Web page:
(Cicero 1986, 35)

    Book published electronically
    If a book is available in more than one format, cite the version you consulted. For books consulted online, list a URL; include an access date only if one is required by your publisher or discipline. If no fixed page numbers are available, you can include a section title or a chapter or other number.

    Journal Article

    Weinstein, Joshua I. 2009. “The Market in Plato’s Republic.” Classical Philology 104:439–58.
    (Weinstein 2009, 440)

    Kossinets, Gueorgi, and Duncan J. Watts. 2009. “Origins of Homophily in an Evolving Social Network.” American Journal of Sociology 115:405–50. Accessed February 28, 2010. doi:10.1086/599247.
    (Kossinets and Watts 2009, 411)

    Mendelsohn, Daniel. 2010. “But Enough about Me.” New Yorker, January 25.
    Stolberg, Sheryl Gay, and Robert Pear. 2010. “Wary Centrists Posing Challenge in Health Care Vote.” New York Times, February 27. Accessed February 28, 2010.
    (Mendelsohn 2010, 68)
    (Stolberg and Pear 2010)

    Book Review

    Choi, Mihwa. 2008. “Contesting Imaginaires in Death Rituals during the Northern Song Dynasty.” PhD diss., University of Chicago.
    (Choi 2008)

    A citation to website content can often be limited to a mention in the text (“As of July 19, 2008, the McDonald’s Corporation listed on its website . . .”). If a more formal citation is desired, it may be styled as in the examples below. Because such content is subject to change, include an access date or, if available, a date that the site was last modified. In the absence of a date of publication, use the access date or last-modified date as the basis of the citation.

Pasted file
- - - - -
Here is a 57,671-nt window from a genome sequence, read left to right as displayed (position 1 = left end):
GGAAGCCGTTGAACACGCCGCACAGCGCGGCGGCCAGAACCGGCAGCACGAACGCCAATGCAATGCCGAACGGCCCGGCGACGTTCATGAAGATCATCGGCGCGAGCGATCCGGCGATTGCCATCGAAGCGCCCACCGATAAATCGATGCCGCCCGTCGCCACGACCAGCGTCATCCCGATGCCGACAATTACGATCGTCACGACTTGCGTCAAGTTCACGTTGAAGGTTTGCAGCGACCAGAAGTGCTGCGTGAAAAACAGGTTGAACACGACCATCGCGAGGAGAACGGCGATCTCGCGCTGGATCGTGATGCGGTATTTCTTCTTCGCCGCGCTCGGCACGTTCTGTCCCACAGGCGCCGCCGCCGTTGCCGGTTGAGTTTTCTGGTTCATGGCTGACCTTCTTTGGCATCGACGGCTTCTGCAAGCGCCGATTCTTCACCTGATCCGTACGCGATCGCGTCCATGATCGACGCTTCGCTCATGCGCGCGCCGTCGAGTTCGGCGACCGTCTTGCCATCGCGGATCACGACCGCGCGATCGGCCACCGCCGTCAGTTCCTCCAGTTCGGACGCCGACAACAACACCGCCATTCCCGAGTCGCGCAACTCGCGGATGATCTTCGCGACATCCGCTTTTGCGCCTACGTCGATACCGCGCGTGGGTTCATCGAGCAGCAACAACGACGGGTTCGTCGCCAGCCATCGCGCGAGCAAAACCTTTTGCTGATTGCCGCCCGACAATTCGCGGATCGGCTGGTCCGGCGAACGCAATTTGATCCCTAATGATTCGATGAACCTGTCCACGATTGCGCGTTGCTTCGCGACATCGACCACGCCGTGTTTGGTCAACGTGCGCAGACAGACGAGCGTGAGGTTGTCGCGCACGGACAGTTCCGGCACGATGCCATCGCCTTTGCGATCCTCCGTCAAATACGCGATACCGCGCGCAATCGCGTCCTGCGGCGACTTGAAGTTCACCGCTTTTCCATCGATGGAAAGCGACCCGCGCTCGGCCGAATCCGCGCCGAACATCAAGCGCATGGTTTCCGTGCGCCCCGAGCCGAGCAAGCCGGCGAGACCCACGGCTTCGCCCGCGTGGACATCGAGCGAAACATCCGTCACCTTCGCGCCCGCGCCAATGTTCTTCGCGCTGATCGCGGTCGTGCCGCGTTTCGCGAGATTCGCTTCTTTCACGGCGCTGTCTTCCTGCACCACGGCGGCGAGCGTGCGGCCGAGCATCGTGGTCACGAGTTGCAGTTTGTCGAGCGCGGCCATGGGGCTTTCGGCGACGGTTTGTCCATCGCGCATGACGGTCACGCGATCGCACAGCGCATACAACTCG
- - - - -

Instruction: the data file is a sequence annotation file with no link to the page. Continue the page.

Blog entries or comments may be cited in running text (“In a comment posted to The Becker-Posner Blog on February 23, 2010, . . .”), and they are commonly omitted from a reference list. If a reference list entry is needed, cite the blog post there but mention comments in the text only. (If an access date is required, add it before the URL; see examples elsewhere in this guide.)

    E-mail and text messages may be cited in running text (“In a text message to the author on March 1, 2010, John Doe revealed . . .”), and they are rarely listed in a reference list. In parenthetical citations, the term personal communication (or pers. comm.) can be used.
    (John Doe, e-mail message to author, February 28, 2010)
    or (John Doe, pers. comm.)

    Item in a commercial database

    <p style="&quot;text-align:" justify"=""> For items retrieved from a commercial database, add the name of the database and an accession number following the facts of publication. In this example, the dissertation cited above is shown as it would be cited if it were retrieved from ProQuest’s database for dissertations and theses.
    Choi, Mihwa. 2008. “Contesting Imaginaires in Death Rituals during the Northern Song Dynasty.” PhD diss., University of Chicago. ProQuest (AAT 3300426).